Facebook is now testing a new way of offering public Wi-Fi access in rural parts of the country, PTI reported on Sunday. This comes months after the social media giant received flak for allegedly violating net neutrality with its Free Basics scheme in India.

On Facebook’s Internet.org page, it says “With Express Wifi, we’re working with carriers, internet service providers, and local entrepreneurs to help expand connectivity to underserved locations around the world. We’re currently live in India, and are expanding to other regions soon.” Express Wi-Fi will empower local entrepreneurs to help provide quality internet access, it further said.

“When people are able to purchase fast, affordable and reliable internet, they’re able to explore the range of information it has to offer including news, education, health, job postings, entertainment, and communication tools like Facebook,” it added.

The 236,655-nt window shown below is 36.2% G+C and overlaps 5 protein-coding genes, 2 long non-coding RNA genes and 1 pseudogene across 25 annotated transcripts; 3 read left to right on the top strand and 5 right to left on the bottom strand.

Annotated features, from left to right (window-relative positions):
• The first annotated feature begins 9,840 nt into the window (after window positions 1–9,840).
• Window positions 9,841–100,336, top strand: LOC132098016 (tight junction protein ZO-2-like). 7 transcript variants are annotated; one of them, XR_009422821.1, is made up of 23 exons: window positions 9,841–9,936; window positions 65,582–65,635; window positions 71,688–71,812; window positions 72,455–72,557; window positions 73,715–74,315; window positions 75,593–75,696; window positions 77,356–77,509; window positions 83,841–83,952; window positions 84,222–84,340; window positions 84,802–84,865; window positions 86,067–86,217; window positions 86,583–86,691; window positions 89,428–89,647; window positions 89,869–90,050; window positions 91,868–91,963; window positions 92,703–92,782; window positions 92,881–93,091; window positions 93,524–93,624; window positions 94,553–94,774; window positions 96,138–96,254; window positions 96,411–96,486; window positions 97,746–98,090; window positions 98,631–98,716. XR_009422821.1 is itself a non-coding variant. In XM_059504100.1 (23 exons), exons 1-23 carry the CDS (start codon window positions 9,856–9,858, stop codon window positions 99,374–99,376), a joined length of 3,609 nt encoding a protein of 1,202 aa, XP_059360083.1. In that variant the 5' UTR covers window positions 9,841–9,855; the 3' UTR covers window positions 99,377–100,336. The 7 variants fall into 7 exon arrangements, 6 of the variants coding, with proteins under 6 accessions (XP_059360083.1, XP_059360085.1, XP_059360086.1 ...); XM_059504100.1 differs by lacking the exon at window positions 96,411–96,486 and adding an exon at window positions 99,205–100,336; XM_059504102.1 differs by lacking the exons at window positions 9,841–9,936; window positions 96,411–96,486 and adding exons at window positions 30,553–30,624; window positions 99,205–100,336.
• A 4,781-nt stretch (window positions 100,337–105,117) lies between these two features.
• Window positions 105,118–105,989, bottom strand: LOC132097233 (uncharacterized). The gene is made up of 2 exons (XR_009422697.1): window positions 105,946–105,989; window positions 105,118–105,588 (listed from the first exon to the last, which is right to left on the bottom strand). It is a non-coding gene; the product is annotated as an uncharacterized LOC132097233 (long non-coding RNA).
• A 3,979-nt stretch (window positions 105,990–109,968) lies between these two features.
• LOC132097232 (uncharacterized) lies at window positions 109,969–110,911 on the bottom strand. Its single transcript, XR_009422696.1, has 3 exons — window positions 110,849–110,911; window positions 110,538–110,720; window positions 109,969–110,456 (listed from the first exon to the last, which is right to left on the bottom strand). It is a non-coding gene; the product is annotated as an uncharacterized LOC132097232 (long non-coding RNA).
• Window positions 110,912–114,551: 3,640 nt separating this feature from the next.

A Facebook spokesperson confirmed with PTI that the company is currently working with internet service providers to test Express Wi-Fi with deployments in multiple pilot sites. On Express Wi-Fi network, users can purchase fast, reliable and affordable data packs via digital vouchers to access the Internet, the spokesperson added.

While Free Basics, initially called Internet.org, had claimed it was allowing the free access to the Internet for the poor in India, it was limited to a few Internet services, which included Facebook. In February this year, Telecom Regulatory Authority of India had said service providers cannot enter into any arrangement, agreement or contract that promotes discriminatory pricing of data services, adding that any telecom company found flouting the rule will be fined Rs 50,000 a day. Facebook Founder and CEO Mark Zuckerberg had expressed his disappointment with the regulation.